Throughout history, the vast majority of people around the globe have believed they have, however defined, a “soul.” While the question of whether the soul exists cannot be answered by science, what we can study are the causes and consequences of various beliefs about the soul and its prospects of surviving the death of the body. Why are soul and afterlife beliefs so common in human history? Are there adaptive advantages to assuming souls exist? Are there brain structures that have been shaped by environmental pressures that provide the foundation of body/mind dualism that is such a prominent feature of many religions? How do these beliefs shape the worldviews of different cultures and our collective lives? What is the role of competing afterlife beliefs in religion, science, politics, and war? This course explores several facets of this relatively unexplored but profoundly important aspect of human thought and behavior.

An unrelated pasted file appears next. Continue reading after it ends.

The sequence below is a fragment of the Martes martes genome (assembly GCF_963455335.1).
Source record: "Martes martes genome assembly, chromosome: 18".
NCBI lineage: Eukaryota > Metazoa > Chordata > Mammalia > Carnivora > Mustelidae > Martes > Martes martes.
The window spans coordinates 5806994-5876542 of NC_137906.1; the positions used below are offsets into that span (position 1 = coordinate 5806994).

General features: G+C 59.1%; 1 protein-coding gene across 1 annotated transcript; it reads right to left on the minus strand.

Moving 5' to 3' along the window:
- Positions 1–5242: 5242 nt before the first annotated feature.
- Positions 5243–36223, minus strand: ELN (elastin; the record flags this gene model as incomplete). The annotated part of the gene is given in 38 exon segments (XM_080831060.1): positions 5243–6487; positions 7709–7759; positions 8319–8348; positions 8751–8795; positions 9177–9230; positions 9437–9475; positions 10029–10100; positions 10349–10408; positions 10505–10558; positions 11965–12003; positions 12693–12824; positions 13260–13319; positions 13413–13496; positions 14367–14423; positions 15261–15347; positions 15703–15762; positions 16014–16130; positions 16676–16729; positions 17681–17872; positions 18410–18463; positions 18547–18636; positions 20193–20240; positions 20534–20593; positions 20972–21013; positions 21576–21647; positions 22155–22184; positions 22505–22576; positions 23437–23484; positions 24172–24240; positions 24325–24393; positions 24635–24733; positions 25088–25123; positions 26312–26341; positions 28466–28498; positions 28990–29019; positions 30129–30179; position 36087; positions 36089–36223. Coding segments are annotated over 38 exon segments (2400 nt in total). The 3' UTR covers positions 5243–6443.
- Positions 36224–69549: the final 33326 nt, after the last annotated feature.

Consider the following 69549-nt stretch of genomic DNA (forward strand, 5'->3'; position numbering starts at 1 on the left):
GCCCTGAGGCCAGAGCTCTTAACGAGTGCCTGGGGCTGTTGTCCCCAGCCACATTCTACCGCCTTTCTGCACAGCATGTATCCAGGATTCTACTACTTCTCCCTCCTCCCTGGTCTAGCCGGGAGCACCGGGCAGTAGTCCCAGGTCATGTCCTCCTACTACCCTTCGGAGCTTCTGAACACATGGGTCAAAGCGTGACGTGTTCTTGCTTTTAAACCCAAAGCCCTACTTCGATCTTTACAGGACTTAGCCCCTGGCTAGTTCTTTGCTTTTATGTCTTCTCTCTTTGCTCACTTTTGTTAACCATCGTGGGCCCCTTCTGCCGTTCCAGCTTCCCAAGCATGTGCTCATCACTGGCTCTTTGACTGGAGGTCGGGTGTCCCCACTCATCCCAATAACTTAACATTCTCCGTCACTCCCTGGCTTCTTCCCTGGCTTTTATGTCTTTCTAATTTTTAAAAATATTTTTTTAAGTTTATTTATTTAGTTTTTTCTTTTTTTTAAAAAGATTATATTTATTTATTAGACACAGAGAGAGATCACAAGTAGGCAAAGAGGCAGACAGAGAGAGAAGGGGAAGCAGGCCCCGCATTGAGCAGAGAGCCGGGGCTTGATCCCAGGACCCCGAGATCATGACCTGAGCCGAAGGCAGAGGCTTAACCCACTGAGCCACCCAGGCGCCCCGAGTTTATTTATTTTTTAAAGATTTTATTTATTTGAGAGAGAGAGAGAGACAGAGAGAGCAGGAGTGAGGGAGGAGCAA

The course consists mainly of 70 to 80 minute lectures, typically broken up into 3 segments, recorded from a course offered by Rutgers University School of Arts and Sciences. These videos include slides and some embedded video clips. Most lectures are accompanied by slides used during the lecture, also including recommended reading assignment which may provide additional opportunities to reflect on your studies.
Due to the lengthiness of this class and natural progression, the online course has been separated into 3 units, this is Unit 1.
Heather completed this course, spending 5 hours a week on it and found the course difficulty to be medium.
This was a great course. It opened my eyes to a different perspective of the soul. I would recommend it to anyone wanting to explore other views.
Atul Burnwal completed this course.
If you want to understand the genesis of gods and religions then this course is a must. This is a inter-disciplinary approach where Socio-Psycho-Cultural aspects of religious views are explained. Does it promote Atheism? It promotes logic and knowledge and if the implication is promotion of atheism then I don't think we need to worry.